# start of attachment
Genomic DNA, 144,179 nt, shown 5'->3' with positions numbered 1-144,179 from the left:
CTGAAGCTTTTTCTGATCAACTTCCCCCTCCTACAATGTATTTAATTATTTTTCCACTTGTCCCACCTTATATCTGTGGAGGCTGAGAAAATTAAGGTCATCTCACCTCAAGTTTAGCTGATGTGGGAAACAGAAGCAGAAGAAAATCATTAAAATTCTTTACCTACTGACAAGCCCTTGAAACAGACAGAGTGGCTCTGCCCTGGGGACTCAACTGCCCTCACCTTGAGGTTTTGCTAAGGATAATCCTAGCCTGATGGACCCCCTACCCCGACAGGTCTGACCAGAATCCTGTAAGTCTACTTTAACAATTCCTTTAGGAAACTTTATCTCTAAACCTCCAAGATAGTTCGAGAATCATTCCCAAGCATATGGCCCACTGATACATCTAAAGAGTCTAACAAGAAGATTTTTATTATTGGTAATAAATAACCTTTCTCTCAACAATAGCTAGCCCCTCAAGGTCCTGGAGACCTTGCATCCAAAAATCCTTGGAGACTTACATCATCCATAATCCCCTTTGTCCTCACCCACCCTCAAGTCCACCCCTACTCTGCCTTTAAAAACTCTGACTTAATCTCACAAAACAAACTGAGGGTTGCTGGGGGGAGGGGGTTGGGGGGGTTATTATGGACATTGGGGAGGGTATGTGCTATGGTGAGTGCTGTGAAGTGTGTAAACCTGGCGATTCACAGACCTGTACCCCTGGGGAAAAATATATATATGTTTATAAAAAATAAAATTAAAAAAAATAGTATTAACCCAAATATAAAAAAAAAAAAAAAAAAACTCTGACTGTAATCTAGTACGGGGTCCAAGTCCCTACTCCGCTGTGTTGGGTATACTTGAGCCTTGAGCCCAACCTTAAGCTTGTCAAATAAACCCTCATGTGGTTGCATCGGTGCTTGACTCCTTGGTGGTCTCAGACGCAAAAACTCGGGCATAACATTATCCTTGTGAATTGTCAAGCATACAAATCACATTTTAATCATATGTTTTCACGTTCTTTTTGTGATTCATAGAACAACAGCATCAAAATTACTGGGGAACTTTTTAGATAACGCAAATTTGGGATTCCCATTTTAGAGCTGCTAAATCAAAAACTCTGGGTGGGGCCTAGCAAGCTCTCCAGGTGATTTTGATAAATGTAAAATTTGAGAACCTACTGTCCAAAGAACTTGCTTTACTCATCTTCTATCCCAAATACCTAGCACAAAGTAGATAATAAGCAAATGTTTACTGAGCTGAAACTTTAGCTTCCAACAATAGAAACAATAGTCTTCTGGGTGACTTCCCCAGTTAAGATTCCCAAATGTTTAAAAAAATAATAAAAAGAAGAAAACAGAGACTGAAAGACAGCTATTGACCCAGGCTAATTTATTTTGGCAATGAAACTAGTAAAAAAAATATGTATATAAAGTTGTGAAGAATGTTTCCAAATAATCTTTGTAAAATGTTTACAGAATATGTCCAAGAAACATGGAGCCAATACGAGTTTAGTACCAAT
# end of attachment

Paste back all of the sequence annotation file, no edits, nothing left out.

Genomic DNA, 144,179 nt, shown 5'->3' with positions numbered 1-144,179 from the left:
CTGAAGCTTTTTCTGATCAACTTCCCCCTCCTACAATGTATTTAATTATTTTTCCACTTGTCCCACCTTATATCTGTGGAGGCTGAGAAAATTAAGGTCATCTCACCTCAAGTTTAGCTGATGTGGGAAACAGAAGCAGAAGAAAATCATTAAAATTCTTTACCTACTGACAAGCCCTTGAAACAGACAGAGTGGCTCTGCCCTGGGGACTCAACTGCCCTCACCTTGAGGTTTTGCTAAGGATAATCCTAGCCTGATGGACCCCCTACCCCGACAGGTCTGACCAGAATCCTGTAAGTCTACTTTAACAATTCCTTTAGGAAACTTTATCTCTAAACCTCCAAGATAGTTCGAGAATCATTCCCAAGCATATGGCCCACTGATACATCTAAAGAGTCTAACAAGAAGATTTTTATTATTGGTAATAAATAACCTTTCTCTCAACAATAGCTAGCCCCTCAAGGTCCTGGAGACCTTGCATCCAAAAATCCTTGGAGACTTACATCATCCATAATCCCCTTTGTCCTCACCCACCCTCAAGTCCACCCCTACTCTGCCTTTAAAAACTCTGACTTAATCTCACAAAACAAACTGAGGGTTGCTGGGGGGAGGGGGTTGGGGGGGTTATTATGGACATTGGGGAGGGTATGTGCTATGGTGAGTGCTGTGAAGTGTGTAAACCTGGCGATTCACAGACCTGTACCCCTGGGGAAAAATATATATATGTTTATAAAAAATAAAATTAAAAAAAATAGTATTAACCCAAATATAAAAAAAAAAAAAAAAAAACTCTGACTGTAATCTAGTACGGGGTCCAAGTCCCTACTCCGCTGTGTTGGGTATACTTGAGCCTTGAGCCCAACCTTAAGCTTGTCAAATAAACCCTCATGTGGTTGCATCGGTGCTTGACTCCTTGGTGGTCTCAGACGCAAAAACTCGGGCATAACATTATCCTTGTGAATTGTCAAGCATACAAATCACATTTTAATCATATGTTTTCACGTTCTTTTTGTGATTCATAGAACAACAGCATCAAAATTACTGGGGAACTTTTTAGATAACGCAAATTTGGGATTCCCATTTTAGAGCTGCTAAATCAAAAACTCTGGGTGGGGCCTAGCAAGCTCTCCAGGTGATTTTGATAAATGTAAAATTTGAGAACCTACTGTCCAAAGAACTTGCTTTACTCATCTTCTATCCCAAATACCTAGCACAAAGTAGATAATAAGCAAATGTTTACTGAGCTGAAACTTTAGCTTCCAACAATAGAAACAATAGTCTTCTGGGTGACTTCCCCAGTTAAGATTCCCAAATGTTTAAAAAAATAATAAAAAGAAGAAAACAGAGACTGAAAGACAGCTATTGACCCAGGCTAATTTATTTTGGCAATGAAACTAGTAAAAAAAATATGTATATAAAGTTGTGAAGAATGTTTCCAAATAATCTTTGTAAAATGTTTACAGAATATGTCCAAGAAACATGGAGCCAATACGAGTTTAGTACCAAT